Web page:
Increased Body Iron Stores of Obese Women With Polycystic Ovary Syndrome Are a Consequence of Insulin Resistance and Hyperinsulinism and Are Not a Result of Reduced Menstrual Losses

  1. Manuel Luque-Ramírez, MD,
  2. Francisco Álvarez-Blasco, MD,
  3. José I. Botella-Carretero, MD, PHD,
  4. Raul Sanchón, MD,
  5. José L. San Millán, PHD and
  6. Héctor F. Escobar-Morreale, MD, PHD
  1. From the Department of Endocrinology and Molecular Genetics, Hospital Universitario Ramón y Cajal and Universidad de Alcalá, Madrid, Spain
  1. Address correspondence and reprint requests to Héctor F. Escobar-Morreale, MD, PhD, Department of Endocrinology, Hospital Universitario Ramón y Cajal and Universidad de Alcalá, Carretera de Colmenar Viejo Km 9,1, 28034 Madrid, Spain. E-mail: hescobarm.hrc{at}salud.madrid.org

Abstract

OBJECTIVE—Increased serum ferritin levels, indicating increased body iron stores, have been found in overweight and obese women with polycystic ovary syndrome (PCOS). This finding might result from reduced menstrual losses secondary to oligo- or amenorrhea or from hyperinsulinism secondary to insulin resistance, because insulin favors the intestinal absorption and the tissue deposition of iron. To explore which of these mechanisms is responsible for the increase in body iron stores in women with PCOS, we have monitored the changes in serum ferritin levels during treatment with an antiandrogenic oral contraceptive or an insulin sensitizer.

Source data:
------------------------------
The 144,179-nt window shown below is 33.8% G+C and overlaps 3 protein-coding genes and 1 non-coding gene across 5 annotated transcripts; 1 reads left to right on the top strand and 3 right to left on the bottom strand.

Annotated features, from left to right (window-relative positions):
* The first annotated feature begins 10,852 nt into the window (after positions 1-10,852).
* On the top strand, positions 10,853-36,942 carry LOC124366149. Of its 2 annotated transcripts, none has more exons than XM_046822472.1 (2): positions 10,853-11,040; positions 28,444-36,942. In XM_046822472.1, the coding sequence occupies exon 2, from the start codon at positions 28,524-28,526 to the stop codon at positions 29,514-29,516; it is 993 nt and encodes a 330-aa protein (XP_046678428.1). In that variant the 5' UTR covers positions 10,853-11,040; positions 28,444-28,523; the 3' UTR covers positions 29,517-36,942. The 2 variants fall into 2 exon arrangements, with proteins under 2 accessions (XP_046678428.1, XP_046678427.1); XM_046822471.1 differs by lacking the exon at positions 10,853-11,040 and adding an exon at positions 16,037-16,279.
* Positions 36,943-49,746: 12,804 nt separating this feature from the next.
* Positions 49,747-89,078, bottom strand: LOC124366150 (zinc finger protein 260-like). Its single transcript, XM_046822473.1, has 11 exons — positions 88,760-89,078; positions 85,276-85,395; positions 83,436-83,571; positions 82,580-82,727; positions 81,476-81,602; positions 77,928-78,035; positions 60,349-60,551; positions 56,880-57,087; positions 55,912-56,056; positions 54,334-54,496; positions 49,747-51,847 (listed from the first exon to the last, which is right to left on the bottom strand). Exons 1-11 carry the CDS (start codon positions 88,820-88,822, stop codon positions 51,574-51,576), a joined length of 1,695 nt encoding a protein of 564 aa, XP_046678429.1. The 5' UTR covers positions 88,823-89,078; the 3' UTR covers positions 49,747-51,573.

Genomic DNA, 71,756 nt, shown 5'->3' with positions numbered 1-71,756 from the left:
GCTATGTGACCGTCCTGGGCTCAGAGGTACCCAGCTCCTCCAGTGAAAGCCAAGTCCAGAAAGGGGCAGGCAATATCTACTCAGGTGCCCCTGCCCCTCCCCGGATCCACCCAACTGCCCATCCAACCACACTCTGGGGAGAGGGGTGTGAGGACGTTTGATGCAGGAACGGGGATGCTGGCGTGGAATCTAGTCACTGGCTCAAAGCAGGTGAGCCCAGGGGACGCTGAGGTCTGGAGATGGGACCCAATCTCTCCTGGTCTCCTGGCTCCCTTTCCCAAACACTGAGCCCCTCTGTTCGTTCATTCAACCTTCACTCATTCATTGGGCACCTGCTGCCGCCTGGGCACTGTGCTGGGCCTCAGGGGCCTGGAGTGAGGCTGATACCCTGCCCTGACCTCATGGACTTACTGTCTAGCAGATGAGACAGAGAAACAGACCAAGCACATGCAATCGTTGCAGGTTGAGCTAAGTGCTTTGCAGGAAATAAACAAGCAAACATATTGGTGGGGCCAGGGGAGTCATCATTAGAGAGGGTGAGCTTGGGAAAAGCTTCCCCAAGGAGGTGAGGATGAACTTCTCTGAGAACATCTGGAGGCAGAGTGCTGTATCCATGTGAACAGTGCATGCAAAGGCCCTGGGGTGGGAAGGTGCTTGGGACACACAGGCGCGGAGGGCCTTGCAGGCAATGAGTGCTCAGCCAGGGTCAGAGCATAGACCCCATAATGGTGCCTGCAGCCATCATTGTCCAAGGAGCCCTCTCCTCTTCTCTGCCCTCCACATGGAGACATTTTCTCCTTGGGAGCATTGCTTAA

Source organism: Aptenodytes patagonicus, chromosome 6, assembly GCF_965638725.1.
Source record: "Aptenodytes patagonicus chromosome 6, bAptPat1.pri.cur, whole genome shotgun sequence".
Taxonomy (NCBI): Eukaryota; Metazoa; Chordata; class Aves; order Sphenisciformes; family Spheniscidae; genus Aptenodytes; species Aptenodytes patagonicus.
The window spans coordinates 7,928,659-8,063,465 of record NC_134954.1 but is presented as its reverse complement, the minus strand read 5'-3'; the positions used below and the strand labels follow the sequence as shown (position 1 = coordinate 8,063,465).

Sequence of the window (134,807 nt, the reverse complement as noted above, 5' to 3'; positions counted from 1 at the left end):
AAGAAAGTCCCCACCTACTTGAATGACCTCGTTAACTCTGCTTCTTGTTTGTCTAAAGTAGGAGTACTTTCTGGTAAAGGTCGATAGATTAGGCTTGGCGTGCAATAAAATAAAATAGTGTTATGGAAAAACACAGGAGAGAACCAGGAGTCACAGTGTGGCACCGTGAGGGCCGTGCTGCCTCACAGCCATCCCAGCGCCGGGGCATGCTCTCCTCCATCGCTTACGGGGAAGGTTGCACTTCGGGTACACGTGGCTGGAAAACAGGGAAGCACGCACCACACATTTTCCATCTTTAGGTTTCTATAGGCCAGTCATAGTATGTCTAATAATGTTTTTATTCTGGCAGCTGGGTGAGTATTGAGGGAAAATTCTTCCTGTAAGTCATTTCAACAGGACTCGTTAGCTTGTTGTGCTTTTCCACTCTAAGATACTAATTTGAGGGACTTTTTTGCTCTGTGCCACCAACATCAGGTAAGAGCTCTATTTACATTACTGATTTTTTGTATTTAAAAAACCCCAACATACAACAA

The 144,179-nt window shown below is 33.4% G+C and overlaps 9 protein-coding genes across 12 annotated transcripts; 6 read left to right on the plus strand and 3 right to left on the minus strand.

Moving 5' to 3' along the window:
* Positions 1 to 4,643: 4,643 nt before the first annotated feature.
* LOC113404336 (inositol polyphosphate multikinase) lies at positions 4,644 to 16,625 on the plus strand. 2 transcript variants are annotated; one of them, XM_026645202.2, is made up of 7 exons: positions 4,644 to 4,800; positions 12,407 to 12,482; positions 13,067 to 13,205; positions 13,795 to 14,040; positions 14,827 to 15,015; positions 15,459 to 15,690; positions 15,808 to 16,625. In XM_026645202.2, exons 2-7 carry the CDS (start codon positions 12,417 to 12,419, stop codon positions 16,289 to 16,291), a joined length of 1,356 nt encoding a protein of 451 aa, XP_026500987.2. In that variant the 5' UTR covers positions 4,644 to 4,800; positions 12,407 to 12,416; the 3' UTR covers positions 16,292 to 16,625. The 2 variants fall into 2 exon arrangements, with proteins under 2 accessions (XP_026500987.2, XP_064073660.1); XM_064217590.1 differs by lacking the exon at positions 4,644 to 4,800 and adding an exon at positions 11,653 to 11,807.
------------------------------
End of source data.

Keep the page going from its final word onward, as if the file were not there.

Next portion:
RESEARCH DESIGN AND METHODS—Thirty-four consecutive PCOS patients were randomized to an oral contraceptive containing 35 μg ethinyl-estradiol plus 2 mg cyproterone acetate (Diane35 Diario) or metformin (850 mg twice daily), and their serum ferritin levels were evaluated at baseline and after 12 and 24 weeks of treatment.

RESULTS—Despite the fact that treatment with Diane35 Diario restored regular menstrual cycles in all the patients, whereas metformin only did so in 50% of them, serum ferritin levels decreased at 12 and 24 weeks of treatment only with metformin, in association with a marked increase in insulin sensitivity. On the contrary, no changes in ferritin and insulin sensitivity were observed with Diane35 Diario.